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Wednesday, July 16, 2014

When Delays become Disabilities--Part II

Our 7 gifts from God!!
I will say something up front--this has been a harder post to write-it has been on my heart for a LONG time, yet, to put it out there, for the world to see, is hard!
BUT, this last adoption has been hard from day one, and for those of you who read this blog, or correspond with me via email, or know me in real life, you already knew that, so, here goes...

Our last 2 additions to our family, Lili and Rose, came home at much older ages than our other children.
Even though we had done the parenting seminars, and read the books on attachment, and re-read the stuff on orphanage delays and scoured the web for blogs about older child adoptions, and "thought" we were ready, we were extremely humbled to find out, we were NOT ready for what was about to transpire in our home after returning in Jan, 2012 with an almost 7 yr old and a 14 yr old.

I suppose we went into it all with some pretty vague assumptions/hopes/dreams that they would be ready to be parented and become part of a large family.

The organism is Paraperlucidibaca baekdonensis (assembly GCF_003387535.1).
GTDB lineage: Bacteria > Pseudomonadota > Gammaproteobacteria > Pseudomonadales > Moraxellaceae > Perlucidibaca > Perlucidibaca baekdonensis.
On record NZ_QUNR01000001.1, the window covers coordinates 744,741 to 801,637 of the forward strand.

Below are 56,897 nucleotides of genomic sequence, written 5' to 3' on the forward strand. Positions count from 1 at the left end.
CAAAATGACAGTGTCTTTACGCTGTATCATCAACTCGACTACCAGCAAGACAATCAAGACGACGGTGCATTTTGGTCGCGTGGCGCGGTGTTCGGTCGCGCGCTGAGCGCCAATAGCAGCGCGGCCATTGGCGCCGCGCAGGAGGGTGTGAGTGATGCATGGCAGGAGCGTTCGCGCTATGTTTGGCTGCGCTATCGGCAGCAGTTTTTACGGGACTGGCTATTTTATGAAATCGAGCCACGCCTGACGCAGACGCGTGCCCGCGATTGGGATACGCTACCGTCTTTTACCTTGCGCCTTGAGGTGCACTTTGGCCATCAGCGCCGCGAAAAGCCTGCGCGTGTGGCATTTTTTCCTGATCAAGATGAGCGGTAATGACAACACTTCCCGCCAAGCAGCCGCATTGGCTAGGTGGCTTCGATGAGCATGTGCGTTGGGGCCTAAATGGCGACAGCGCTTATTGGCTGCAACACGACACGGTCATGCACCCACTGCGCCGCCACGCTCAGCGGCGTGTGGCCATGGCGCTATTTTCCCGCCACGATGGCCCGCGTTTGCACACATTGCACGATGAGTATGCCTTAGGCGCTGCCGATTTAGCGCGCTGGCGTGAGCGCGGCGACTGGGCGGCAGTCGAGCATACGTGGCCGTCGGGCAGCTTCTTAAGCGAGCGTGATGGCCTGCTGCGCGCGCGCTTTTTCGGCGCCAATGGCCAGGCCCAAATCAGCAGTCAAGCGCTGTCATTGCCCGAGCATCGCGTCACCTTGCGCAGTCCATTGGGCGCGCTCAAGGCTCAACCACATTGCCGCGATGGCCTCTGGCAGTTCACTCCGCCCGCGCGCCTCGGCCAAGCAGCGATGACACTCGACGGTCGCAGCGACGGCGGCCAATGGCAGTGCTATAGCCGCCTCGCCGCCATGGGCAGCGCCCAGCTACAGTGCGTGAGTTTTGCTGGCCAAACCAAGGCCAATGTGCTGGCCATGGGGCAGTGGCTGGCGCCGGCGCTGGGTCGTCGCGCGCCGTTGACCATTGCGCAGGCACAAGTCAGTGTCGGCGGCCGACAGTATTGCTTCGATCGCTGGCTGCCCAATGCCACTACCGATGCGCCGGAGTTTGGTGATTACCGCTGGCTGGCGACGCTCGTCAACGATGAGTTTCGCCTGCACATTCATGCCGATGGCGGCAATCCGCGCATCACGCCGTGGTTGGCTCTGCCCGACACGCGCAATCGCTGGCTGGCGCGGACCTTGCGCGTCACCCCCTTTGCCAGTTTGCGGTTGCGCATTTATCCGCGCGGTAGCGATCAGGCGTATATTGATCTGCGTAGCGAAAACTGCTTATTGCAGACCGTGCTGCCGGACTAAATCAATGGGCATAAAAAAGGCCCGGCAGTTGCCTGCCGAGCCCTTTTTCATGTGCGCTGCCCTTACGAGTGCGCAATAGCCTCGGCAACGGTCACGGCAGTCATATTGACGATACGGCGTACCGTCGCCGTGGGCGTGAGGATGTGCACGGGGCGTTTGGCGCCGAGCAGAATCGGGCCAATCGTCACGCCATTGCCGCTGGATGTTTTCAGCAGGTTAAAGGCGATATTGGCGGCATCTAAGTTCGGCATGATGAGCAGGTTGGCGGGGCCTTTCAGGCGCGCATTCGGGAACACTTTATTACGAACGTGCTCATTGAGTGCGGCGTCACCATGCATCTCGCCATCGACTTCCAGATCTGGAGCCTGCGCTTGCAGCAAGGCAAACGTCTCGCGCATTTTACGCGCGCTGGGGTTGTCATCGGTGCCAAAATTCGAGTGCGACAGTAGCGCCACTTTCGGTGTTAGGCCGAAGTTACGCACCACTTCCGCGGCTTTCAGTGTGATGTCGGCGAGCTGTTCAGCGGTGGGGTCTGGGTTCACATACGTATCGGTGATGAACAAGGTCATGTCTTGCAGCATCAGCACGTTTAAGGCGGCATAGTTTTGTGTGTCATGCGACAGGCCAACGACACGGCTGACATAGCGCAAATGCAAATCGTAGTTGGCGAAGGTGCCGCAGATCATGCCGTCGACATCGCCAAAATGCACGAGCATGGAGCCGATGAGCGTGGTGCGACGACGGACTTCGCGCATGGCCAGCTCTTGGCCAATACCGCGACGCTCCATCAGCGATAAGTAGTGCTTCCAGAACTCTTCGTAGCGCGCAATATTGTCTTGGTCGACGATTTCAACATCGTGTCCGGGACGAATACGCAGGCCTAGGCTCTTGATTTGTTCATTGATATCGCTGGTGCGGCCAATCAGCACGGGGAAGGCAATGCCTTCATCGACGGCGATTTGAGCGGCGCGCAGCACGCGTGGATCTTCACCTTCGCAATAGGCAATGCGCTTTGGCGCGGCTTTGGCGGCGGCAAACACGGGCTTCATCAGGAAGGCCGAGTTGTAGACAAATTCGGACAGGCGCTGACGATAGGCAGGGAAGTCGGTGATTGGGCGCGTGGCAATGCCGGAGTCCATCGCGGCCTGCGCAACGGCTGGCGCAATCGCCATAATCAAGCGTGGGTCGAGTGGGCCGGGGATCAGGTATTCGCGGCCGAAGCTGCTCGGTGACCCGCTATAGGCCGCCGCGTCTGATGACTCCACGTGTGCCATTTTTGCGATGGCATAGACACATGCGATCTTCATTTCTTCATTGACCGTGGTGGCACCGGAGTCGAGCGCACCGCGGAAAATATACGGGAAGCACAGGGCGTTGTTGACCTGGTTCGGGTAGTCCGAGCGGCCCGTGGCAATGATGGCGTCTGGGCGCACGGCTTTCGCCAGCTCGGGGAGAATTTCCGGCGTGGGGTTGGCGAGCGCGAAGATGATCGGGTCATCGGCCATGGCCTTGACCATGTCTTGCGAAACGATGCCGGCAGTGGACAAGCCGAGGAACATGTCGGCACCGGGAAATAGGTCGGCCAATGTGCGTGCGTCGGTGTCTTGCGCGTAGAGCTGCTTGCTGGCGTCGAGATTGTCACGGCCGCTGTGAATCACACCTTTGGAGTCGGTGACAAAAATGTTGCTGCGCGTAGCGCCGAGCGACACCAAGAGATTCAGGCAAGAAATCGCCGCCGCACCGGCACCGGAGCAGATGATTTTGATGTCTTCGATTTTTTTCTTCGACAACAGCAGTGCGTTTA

After all, they had both been in foster homes, instead of orphanages, and we had been skyping and connecting with Rose for some time, so we HOPED there were some bonds being formed already.

Truth be told, I don't think either girl had a CLUE what being part of a family was really all about.
Lili was mainly an only child in her foster home, but the foster parents were more like grand parents, and seemed QUITE permissive, and of course she came home very sick with a months' old sinus infection, so I was not too sure she was even getting the best care she could have, being she was the only one in the home.
Rose was in a loving foster home, and for that we are thankful, but it was only for a couple of her years, not MOST of them, and where she spent most of her years is largely a mystery, although we do know it was MANY different places, and so, knowing how to give and receive love was not something that would come easily for her.
Lili did not like being in a large, noisy family.
She was a loner, liked her space, and wanted ALL the attention.
Rose was used to a quieter home, although there were many with more severe needs than we had in our home, yet we were there, IT WAS MUCH QUIETER than our little boys ever were.
Rose was scared, and although she put up a good front, the fear really came out when it was time for goodbyes. And who can blame her?
Just saying goodbye to our guide in China put her into a tail spin, and she had only know him for a week.
I learned very quickly that Rose hid lots of pain behind a false smile and though she was very eager to please, she also wanted lots of control, and soon became quite manipulative, pouty, and emotional.